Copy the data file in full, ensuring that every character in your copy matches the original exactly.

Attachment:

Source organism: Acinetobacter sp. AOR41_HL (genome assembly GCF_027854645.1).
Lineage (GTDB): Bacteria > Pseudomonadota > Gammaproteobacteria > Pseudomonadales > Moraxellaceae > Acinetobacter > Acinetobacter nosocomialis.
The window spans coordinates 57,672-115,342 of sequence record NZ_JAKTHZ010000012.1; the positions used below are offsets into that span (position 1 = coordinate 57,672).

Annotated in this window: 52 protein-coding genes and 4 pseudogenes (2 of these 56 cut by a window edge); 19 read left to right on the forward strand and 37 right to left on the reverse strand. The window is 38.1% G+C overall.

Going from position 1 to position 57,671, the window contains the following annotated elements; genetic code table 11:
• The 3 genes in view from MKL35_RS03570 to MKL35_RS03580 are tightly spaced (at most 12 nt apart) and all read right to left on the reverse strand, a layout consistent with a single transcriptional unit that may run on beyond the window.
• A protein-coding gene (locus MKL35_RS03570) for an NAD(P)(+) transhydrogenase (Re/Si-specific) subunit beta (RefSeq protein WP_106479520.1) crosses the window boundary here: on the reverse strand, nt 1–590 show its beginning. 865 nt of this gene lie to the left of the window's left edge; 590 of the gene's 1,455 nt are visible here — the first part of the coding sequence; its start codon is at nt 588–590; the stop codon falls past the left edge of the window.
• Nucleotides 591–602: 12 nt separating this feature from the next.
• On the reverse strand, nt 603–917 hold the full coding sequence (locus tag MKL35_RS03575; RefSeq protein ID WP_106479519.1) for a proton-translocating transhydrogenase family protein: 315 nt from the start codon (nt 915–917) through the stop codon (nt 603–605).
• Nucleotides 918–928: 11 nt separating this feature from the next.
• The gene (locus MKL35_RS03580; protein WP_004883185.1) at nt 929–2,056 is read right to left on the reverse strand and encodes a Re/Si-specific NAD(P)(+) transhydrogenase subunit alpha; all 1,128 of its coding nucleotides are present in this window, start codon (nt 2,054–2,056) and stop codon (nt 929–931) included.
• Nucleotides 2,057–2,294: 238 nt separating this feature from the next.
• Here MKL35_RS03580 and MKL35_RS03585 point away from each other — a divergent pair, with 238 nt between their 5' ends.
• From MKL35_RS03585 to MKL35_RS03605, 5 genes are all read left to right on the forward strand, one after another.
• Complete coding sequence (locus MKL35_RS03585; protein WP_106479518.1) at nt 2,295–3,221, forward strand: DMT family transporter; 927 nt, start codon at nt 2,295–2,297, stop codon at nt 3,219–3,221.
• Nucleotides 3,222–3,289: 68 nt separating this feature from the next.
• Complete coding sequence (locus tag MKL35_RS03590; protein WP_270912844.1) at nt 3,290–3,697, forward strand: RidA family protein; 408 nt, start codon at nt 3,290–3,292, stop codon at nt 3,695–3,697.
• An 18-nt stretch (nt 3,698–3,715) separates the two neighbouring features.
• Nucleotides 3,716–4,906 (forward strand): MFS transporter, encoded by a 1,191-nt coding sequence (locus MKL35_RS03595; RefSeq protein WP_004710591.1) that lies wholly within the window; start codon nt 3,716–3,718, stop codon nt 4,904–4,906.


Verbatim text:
Source organism: Acinetobacter sp. AOR41_HL (genome assembly GCF_027854645.1).
Lineage (GTDB): Bacteria > Pseudomonadota > Gammaproteobacteria > Pseudomonadales > Moraxellaceae > Acinetobacter > Acinetobacter nosocomialis.
The window spans coordinates 57,672-115,342 of sequence record NZ_JAKTHZ010000012.1; the positions used below are offsets into that span (position 1 = coordinate 57,672).

Annotated in this window: 52 protein-coding genes and 4 pseudogenes (2 of these 56 cut by a window edge); 19 read left to right on the forward strand and 37 right to left on the reverse strand. The window is 38.1% G+C overall.

Going from position 1 to position 57,671, the window contains the following annotated elements; genetic code table 11:
• The 3 genes in view from MKL35_RS03570 to MKL35_RS03580 are tightly spaced (at most 12 nt apart) and all read right to left on the reverse strand, a layout consistent with a single transcriptional unit that may run on beyond the window.
• A protein-coding gene (locus MKL35_RS03570) for an NAD(P)(+) transhydrogenase (Re/Si-specific) subunit beta (RefSeq protein WP_106479520.1) crosses the window boundary here: on the reverse strand, nt 1–590 show its beginning. 865 nt of this gene lie to the left of the window's left edge; 590 of the gene's 1,455 nt are visible here — the first part of the coding sequence; its start codon is at nt 588–590; the stop codon falls past the left edge of the window.
• Nucleotides 591–602: 12 nt separating this feature from the next.
• On the reverse strand, nt 603–917 hold the full coding sequence (locus tag MKL35_RS03575; RefSeq protein ID WP_106479519.1) for a proton-translocating transhydrogenase family protein: 315 nt from the start codon (nt 915–917) through the stop codon (nt 603–605).
• Nucleotides 918–928: 11 nt separating this feature from the next.
• The gene (locus MKL35_RS03580; protein WP_004883185.1) at nt 929–2,056 is read right to left on the reverse strand and encodes a Re/Si-specific NAD(P)(+) transhydrogenase subunit alpha; all 1,128 of its coding nucleotides are present in this window, start codon (nt 2,054–2,056) and stop codon (nt 929–931) included.
• Nucleotides 2,057–2,294: 238 nt separating this feature from the next.
• Here MKL35_RS03580 and MKL35_RS03585 point away from each other — a divergent pair, with 238 nt between their 5' ends.
• From MKL35_RS03585 to MKL35_RS03605, 5 genes are all read left to right on the forward strand, one after another.
• Complete coding sequence (locus MKL35_RS03585; protein WP_106479518.1) at nt 2,295–3,221, forward strand: DMT family transporter; 927 nt, start codon at nt 2,295–2,297, stop codon at nt 3,219–3,221.
• Nucleotides 3,222–3,289: 68 nt separating this feature from the next.
• Complete coding sequence (locus tag MKL35_RS03590; protein WP_270912844.1) at nt 3,290–3,697, forward strand: RidA family protein; 408 nt, start codon at nt 3,290–3,292, stop codon at nt 3,695–3,697.
• An 18-nt stretch (nt 3,698–3,715) separates the two neighbouring features.
• Nucleotides 3,716–4,906 (forward strand): MFS transporter, encoded by a 1,191-nt coding sequence (locus MKL35_RS03595; RefSeq protein WP_004710591.1) that lies wholly within the window; start codon nt 3,716–3,718, stop codon nt 4,904–4,906.